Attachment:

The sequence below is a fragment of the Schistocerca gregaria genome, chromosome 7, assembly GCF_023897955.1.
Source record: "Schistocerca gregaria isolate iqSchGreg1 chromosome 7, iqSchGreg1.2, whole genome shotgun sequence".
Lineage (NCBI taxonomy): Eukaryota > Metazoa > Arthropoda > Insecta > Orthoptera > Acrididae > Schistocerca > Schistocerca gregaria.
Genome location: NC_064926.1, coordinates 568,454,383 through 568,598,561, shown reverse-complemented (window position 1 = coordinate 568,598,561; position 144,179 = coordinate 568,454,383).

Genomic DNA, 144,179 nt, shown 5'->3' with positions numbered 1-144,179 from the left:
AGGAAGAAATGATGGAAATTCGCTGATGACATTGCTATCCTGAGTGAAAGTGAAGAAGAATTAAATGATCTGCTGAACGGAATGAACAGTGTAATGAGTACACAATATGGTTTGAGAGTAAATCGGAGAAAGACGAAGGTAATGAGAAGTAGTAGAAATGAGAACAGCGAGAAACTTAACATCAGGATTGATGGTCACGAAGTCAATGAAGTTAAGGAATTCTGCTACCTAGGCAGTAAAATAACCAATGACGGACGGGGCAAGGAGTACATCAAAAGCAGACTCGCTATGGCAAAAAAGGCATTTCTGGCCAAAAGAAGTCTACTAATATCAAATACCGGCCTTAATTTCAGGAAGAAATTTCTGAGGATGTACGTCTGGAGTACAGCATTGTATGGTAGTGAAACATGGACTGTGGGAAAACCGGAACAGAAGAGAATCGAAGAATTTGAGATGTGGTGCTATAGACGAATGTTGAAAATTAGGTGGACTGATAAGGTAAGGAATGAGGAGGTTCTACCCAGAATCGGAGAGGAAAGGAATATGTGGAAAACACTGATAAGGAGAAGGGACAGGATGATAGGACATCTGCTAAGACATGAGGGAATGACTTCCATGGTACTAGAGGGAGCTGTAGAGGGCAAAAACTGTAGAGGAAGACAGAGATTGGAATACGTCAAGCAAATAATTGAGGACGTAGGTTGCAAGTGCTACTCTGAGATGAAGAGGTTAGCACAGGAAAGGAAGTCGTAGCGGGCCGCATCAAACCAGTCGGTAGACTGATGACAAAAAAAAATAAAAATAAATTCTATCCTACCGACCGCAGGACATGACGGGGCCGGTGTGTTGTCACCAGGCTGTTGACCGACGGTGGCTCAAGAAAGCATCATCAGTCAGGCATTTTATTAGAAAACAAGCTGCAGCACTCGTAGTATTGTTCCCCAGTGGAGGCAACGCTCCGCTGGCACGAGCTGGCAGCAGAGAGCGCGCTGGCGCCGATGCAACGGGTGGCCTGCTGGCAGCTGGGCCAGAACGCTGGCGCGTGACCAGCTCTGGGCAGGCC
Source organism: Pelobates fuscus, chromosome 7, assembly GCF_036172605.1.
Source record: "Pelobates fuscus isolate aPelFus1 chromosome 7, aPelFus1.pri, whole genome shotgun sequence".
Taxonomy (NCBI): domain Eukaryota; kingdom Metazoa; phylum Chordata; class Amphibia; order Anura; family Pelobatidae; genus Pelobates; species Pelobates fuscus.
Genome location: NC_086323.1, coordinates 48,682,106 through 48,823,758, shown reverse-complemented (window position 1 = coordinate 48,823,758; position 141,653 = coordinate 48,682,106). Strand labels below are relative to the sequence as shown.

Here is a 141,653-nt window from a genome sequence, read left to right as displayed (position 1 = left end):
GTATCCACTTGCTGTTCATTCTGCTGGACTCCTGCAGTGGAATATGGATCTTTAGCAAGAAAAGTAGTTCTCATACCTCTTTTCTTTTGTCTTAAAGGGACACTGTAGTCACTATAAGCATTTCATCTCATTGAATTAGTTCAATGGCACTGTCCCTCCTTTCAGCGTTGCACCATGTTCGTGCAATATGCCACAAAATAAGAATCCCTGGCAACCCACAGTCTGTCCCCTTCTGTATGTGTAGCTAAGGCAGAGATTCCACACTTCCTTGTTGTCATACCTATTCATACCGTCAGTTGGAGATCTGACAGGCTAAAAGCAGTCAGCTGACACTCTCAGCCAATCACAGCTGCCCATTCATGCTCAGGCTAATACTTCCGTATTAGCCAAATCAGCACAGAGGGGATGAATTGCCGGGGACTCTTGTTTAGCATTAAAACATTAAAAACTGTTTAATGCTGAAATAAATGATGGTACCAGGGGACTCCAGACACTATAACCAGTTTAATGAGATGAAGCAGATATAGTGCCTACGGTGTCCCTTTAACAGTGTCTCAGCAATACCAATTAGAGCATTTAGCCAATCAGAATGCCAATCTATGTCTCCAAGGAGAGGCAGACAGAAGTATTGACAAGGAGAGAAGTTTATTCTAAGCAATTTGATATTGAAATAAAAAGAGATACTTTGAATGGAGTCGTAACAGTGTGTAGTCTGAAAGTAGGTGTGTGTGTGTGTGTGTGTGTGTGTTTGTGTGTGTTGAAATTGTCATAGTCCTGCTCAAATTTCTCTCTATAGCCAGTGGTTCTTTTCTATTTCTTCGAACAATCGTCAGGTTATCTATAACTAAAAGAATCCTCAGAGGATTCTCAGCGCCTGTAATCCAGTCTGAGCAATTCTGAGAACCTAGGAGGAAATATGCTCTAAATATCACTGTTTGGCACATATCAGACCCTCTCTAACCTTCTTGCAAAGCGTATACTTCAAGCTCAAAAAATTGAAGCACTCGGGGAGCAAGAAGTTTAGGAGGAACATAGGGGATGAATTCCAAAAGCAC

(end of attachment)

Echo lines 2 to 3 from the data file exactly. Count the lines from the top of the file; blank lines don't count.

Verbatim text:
Source record: "Schistocerca gregaria isolate iqSchGreg1 chromosome 7, iqSchGreg1.2, whole genome shotgun sequence".
Lineage (NCBI taxonomy): Eukaryota > Metazoa > Arthropoda > Insecta > Orthoptera > Acrididae > Schistocerca > Schistocerca gregaria.